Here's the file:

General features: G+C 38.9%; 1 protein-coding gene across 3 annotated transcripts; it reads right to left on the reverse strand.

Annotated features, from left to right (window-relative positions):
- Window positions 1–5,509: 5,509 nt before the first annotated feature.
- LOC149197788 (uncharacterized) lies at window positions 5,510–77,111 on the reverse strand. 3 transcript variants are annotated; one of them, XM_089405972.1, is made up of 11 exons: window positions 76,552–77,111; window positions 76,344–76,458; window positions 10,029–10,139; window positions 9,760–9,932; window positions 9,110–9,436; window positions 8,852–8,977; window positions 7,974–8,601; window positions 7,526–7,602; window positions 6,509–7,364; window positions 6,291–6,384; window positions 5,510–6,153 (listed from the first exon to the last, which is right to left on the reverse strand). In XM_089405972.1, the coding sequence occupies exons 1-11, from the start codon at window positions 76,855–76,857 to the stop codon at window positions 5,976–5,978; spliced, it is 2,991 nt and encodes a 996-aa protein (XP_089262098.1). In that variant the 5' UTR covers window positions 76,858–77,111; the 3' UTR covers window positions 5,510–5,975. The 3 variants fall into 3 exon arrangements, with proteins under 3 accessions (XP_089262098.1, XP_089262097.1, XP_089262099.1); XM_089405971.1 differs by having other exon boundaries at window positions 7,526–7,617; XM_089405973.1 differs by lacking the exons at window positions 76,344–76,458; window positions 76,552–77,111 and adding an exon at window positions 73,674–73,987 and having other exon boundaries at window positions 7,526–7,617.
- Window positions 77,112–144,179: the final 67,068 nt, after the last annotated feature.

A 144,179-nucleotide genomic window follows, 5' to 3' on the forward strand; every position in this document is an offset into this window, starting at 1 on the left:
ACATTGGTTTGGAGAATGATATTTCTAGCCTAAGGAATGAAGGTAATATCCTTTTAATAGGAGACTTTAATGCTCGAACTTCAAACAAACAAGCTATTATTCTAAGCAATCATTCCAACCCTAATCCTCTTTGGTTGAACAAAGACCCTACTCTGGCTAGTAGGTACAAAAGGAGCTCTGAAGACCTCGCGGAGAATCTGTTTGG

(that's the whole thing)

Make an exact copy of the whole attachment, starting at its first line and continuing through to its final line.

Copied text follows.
General features: G+C 38.9%; 1 protein-coding gene across 3 annotated transcripts; it reads right to left on the reverse strand.

Annotated features, from left to right (window-relative positions):
- Window positions 1–5,509: 5,509 nt before the first annotated feature.
- LOC149197788 (uncharacterized) lies at window positions 5,510–77,111 on the reverse strand. 3 transcript variants are annotated; one of them, XM_089405972.1, is made up of 11 exons: window positions 76,552–77,111; window positions 76,344–76,458; window positions 10,029–10,139; window positions 9,760–9,932; window positions 9,110–9,436; window positions 8,852–8,977; window positions 7,974–8,601; window positions 7,526–7,602; window positions 6,509–7,364; window positions 6,291–6,384; window positions 5,510–6,153 (listed from the first exon to the last, which is right to left on the reverse strand). In XM_089405972.1, the coding sequence occupies exons 1-11, from the start codon at window positions 76,855–76,857 to the stop codon at window positions 5,976–5,978; spliced, it is 2,991 nt and encodes a 996-aa protein (XP_089262098.1). In that variant the 5' UTR covers window positions 76,858–77,111; the 3' UTR covers window positions 5,510–5,975. The 3 variants fall into 3 exon arrangements, with proteins under 3 accessions (XP_089262098.1, XP_089262097.1, XP_089262099.1); XM_089405971.1 differs by having other exon boundaries at window positions 7,526–7,617; XM_089405973.1 differs by lacking the exons at window positions 76,344–76,458; window positions 76,552–77,111 and adding an exon at window positions 73,674–73,987 and having other exon boundaries at window positions 7,526–7,617.
- Window positions 77,112–144,179: the final 67,068 nt, after the last annotated feature.

A 144,179-nucleotide genomic window follows, 5' to 3' on the forward strand; every position in this document is an offset into this window, starting at 1 on the left:
ACATTGGTTTGGAGAATGATATTTCTAGCCTAAGGAATGAAGGTAATATCCTTTTAATAGGAGACTTTAATGCTCGAACTTCAAACAAACAAGCTATTATTCTAAGCAATCATTCCAACCCTAATCCTCTTTGGTTGAACAAAGACCCTACTCTGGCTAGTAGGTACAAAAGGAGCTCTGAAGACCTCGCGGAGAATCTGTTTGG